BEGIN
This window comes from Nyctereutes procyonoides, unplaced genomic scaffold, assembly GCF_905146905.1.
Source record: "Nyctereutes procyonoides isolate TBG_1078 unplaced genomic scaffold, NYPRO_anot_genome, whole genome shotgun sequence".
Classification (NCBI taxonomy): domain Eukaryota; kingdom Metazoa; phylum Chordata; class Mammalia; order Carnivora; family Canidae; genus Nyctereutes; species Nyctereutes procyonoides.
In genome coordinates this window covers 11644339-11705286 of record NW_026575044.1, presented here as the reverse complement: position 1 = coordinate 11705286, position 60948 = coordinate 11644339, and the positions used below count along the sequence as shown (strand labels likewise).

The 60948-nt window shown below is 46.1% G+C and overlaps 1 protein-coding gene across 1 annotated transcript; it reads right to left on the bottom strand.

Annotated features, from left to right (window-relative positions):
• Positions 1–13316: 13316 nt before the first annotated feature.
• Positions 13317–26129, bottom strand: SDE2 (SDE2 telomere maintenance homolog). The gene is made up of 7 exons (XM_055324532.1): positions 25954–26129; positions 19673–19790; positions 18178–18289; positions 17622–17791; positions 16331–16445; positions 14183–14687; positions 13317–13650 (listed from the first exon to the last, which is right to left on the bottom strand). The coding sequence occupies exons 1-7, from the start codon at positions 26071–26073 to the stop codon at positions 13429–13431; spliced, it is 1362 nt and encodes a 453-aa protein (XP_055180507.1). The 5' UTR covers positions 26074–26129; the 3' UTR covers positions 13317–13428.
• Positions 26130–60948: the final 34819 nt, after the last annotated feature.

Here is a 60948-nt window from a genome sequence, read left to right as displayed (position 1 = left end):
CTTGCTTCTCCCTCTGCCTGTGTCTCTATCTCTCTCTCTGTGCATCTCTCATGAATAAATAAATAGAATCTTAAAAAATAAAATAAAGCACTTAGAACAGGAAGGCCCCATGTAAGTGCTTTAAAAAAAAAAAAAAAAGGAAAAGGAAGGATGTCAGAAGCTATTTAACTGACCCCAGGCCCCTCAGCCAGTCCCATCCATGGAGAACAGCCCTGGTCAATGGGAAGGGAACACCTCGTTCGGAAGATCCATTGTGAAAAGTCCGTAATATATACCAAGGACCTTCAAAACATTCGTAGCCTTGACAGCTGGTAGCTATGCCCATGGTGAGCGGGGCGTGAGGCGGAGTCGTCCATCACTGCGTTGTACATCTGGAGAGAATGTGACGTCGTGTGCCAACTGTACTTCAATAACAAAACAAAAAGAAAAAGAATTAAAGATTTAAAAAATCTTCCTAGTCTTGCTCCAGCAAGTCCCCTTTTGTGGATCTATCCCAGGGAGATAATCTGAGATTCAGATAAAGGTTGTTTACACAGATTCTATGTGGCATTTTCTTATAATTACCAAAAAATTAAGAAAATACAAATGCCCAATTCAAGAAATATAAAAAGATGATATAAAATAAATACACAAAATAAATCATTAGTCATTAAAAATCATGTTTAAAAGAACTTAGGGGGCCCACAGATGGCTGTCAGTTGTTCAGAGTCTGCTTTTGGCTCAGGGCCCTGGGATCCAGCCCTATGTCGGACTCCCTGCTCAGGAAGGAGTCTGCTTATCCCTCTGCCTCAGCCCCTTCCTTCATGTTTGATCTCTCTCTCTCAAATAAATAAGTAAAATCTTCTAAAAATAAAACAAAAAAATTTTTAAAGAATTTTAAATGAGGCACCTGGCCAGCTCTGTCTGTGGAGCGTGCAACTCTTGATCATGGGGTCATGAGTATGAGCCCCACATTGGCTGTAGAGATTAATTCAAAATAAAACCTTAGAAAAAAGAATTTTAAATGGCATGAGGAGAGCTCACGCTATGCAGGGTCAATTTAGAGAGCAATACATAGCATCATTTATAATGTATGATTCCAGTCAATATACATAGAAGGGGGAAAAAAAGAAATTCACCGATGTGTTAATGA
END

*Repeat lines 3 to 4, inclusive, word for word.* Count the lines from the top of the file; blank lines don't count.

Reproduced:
Classification (NCBI taxonomy): domain Eukaryota; kingdom Metazoa; phylum Chordata; class Mammalia; order Carnivora; family Canidae; genus Nyctereutes; species Nyctereutes procyonoides.
In genome coordinates this window covers 11644339-11705286 of record NW_026575044.1, presented here as the reverse complement: position 1 = coordinate 11705286, position 60948 = coordinate 11644339, and the positions used below count along the sequence as shown (strand labels likewise).